Shekinah Jedidiah M. Alima

The Department of Education (DepEd) is exploring the possibility of holding Saturday classes for the upcoming school year 2024-2025 due to the planned return to the traditional June-March school calendar. 

Photo Manipulation by Melinda Reyes. Photos Courtesy of Jire Carreon/Rappler/Jonathan Cellona/ABS-CBN News.

This shift will result in a shortened school year with fewer class days.

Leila Areola, DepEd director for curriculum and instruction, explained during a congressional hearing on basic education that the earlier school ending in March 2025 could result in as few as 163 school days. 

To address the potential shortfall and ensure students meet the 180-day minimum requirement, DepEd is considering selecting Saturdays for additional classes.

Areola, however, clarified it will not be every Saturday of the upcoming school year.

“There will just be certain Saturdays that we need to conduct, for example, distance learning, so that they will be able to cover the competencies that might not be covered with the reduction of the school year,” she said.

Concerns arose in the education sector when it comes to competencies that might be missed by the students, thus the Saturday classes plan.

“The immediate effect of the transition is if we’re going to end in March 2025, the number of school days will be reduced to 165,” DepEd assistant secretary Francis Bringas explained in an interview on PTV on May 8.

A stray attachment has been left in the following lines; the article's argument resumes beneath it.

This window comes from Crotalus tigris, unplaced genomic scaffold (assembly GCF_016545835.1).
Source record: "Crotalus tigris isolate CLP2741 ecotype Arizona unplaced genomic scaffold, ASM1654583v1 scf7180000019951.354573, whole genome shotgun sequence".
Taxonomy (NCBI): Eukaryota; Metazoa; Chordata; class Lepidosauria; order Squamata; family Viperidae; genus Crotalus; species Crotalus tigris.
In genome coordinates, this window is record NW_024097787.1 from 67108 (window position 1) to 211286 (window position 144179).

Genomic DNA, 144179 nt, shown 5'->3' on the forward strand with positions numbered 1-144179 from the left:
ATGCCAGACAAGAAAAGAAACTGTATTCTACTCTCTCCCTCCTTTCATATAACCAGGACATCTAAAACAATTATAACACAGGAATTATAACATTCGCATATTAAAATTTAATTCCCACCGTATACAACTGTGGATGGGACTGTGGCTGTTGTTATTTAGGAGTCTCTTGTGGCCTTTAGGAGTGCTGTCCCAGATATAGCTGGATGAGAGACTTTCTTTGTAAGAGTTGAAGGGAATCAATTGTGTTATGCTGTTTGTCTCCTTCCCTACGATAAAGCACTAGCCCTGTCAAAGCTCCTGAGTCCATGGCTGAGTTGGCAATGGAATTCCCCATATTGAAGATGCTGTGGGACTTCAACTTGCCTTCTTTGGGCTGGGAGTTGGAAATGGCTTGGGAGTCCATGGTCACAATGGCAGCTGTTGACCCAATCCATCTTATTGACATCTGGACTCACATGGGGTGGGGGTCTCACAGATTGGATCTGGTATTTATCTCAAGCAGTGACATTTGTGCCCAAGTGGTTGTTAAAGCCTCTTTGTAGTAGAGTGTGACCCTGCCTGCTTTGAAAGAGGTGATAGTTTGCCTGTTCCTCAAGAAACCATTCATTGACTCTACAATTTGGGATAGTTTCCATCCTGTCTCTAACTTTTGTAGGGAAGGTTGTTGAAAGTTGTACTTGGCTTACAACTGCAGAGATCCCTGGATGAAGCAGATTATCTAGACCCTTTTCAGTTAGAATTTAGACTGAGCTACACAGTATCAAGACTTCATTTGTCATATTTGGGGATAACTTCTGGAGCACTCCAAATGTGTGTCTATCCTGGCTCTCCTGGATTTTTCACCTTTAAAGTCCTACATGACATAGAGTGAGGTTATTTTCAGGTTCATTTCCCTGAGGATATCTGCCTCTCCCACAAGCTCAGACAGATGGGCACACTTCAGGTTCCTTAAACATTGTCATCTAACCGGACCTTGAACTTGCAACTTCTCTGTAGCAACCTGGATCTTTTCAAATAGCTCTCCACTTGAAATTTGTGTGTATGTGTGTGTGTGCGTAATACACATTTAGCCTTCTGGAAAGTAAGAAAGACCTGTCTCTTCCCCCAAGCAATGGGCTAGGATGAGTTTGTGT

“Historically, the minimum has been 180 school days, and because we will shorten the SY, we will have to cope with the possible non-covering of some competencies,” he added. 

The decision to adjust the school calendar stemmed from concerns raised about the impact of scorching summer heat on students’ well-being and learning.

President Ferdinand Marcos Jr. previously expressed his desire to return to the June-March school year to avoid the hottest months, prompting the adaptation of asynchronous learning or distance learning modality.

DepEd recently issued Order 037, allowing schools to suspend classes when the heat index reaches 40 degrees Celsius.

This measure makes the current school year speed up its completion, making Saturday classes a potential solution to meet the minimum number of school days.